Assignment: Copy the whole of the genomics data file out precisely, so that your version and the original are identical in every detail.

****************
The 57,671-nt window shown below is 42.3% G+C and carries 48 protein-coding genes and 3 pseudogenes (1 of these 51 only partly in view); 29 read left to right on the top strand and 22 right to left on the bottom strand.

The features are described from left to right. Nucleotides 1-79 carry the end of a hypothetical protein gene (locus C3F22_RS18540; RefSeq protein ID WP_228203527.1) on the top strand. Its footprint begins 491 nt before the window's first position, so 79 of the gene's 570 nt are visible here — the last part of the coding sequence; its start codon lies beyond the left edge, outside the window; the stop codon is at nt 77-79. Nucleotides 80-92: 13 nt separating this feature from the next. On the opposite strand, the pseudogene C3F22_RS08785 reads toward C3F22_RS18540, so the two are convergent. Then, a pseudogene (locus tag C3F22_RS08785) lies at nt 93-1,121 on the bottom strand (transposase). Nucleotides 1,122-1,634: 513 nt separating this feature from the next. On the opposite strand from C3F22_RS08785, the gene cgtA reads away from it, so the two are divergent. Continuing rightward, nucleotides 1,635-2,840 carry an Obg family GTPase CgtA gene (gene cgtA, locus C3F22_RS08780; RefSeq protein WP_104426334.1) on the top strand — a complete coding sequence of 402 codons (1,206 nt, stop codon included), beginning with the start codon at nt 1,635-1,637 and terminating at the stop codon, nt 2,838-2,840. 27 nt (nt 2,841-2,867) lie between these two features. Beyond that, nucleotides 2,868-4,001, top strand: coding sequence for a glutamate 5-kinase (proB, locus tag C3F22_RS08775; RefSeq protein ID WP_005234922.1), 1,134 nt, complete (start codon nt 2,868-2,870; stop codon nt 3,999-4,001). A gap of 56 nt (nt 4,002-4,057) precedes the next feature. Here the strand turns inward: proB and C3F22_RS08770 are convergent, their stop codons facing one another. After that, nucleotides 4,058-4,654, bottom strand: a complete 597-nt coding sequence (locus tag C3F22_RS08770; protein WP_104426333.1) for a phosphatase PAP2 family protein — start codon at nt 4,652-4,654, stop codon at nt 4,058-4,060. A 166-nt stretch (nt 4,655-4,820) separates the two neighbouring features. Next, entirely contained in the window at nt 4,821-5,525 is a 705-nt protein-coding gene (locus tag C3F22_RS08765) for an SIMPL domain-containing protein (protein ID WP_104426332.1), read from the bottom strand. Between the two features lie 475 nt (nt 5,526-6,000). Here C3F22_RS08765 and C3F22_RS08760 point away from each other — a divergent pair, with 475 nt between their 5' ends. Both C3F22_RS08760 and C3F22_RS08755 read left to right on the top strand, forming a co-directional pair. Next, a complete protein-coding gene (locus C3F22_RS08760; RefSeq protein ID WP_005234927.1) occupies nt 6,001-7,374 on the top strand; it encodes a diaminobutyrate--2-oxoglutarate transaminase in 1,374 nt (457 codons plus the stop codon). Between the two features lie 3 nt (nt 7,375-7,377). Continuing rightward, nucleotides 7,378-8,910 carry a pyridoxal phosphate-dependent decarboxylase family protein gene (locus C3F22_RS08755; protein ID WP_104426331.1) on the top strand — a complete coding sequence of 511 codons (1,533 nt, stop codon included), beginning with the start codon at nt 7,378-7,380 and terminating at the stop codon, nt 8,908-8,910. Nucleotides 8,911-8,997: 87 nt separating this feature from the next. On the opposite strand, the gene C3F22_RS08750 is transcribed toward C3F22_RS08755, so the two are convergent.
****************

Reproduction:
The 57,671-nt window shown below is 42.3% G+C and carries 48 protein-coding genes and 3 pseudogenes (1 of these 51 only partly in view); 29 read left to right on the top strand and 22 right to left on the bottom strand.

The features are described from left to right. Nucleotides 1-79 carry the end of a hypothetical protein gene (locus C3F22_RS18540; RefSeq protein ID WP_228203527.1) on the top strand. Its footprint begins 491 nt before the window's first position, so 79 of the gene's 570 nt are visible here — the last part of the coding sequence; its start codon lies beyond the left edge, outside the window; the stop codon is at nt 77-79. Nucleotides 80-92: 13 nt separating this feature from the next. On the opposite strand, the pseudogene C3F22_RS08785 reads toward C3F22_RS18540, so the two are convergent. Then, a pseudogene (locus tag C3F22_RS08785) lies at nt 93-1,121 on the bottom strand (transposase). Nucleotides 1,122-1,634: 513 nt separating this feature from the next. On the opposite strand from C3F22_RS08785, the gene cgtA reads away from it, so the two are divergent. Continuing rightward, nucleotides 1,635-2,840 carry an Obg family GTPase CgtA gene (gene cgtA, locus C3F22_RS08780; RefSeq protein WP_104426334.1) on the top strand — a complete coding sequence of 402 codons (1,206 nt, stop codon included), beginning with the start codon at nt 1,635-1,637 and terminating at the stop codon, nt 2,838-2,840. 27 nt (nt 2,841-2,867) lie between these two features. Beyond that, nucleotides 2,868-4,001, top strand: coding sequence for a glutamate 5-kinase (proB, locus tag C3F22_RS08775; RefSeq protein ID WP_005234922.1), 1,134 nt, complete (start codon nt 2,868-2,870; stop codon nt 3,999-4,001). A gap of 56 nt (nt 4,002-4,057) precedes the next feature. Here the strand turns inward: proB and C3F22_RS08770 are convergent, their stop codons facing one another. After that, nucleotides 4,058-4,654, bottom strand: a complete 597-nt coding sequence (locus tag C3F22_RS08770; protein WP_104426333.1) for a phosphatase PAP2 family protein — start codon at nt 4,652-4,654, stop codon at nt 4,058-4,060. A 166-nt stretch (nt 4,655-4,820) separates the two neighbouring features. Next, entirely contained in the window at nt 4,821-5,525 is a 705-nt protein-coding gene (locus tag C3F22_RS08765) for an SIMPL domain-containing protein (protein ID WP_104426332.1), read from the bottom strand. Between the two features lie 475 nt (nt 5,526-6,000). Here C3F22_RS08765 and C3F22_RS08760 point away from each other — a divergent pair, with 475 nt between their 5' ends. Both C3F22_RS08760 and C3F22_RS08755 read left to right on the top strand, forming a co-directional pair. Next, a complete protein-coding gene (locus C3F22_RS08760; RefSeq protein ID WP_005234927.1) occupies nt 6,001-7,374 on the top strand; it encodes a diaminobutyrate--2-oxoglutarate transaminase in 1,374 nt (457 codons plus the stop codon). Between the two features lie 3 nt (nt 7,375-7,377). Continuing rightward, nucleotides 7,378-8,910 carry a pyridoxal phosphate-dependent decarboxylase family protein gene (locus C3F22_RS08755; protein ID WP_104426331.1) on the top strand — a complete coding sequence of 511 codons (1,533 nt, stop codon included), beginning with the start codon at nt 7,378-7,380 and terminating at the stop codon, nt 8,908-8,910. Nucleotides 8,911-8,997: 87 nt separating this feature from the next. On the opposite strand, the gene C3F22_RS08750 is transcribed toward C3F22_RS08755, so the two are convergent.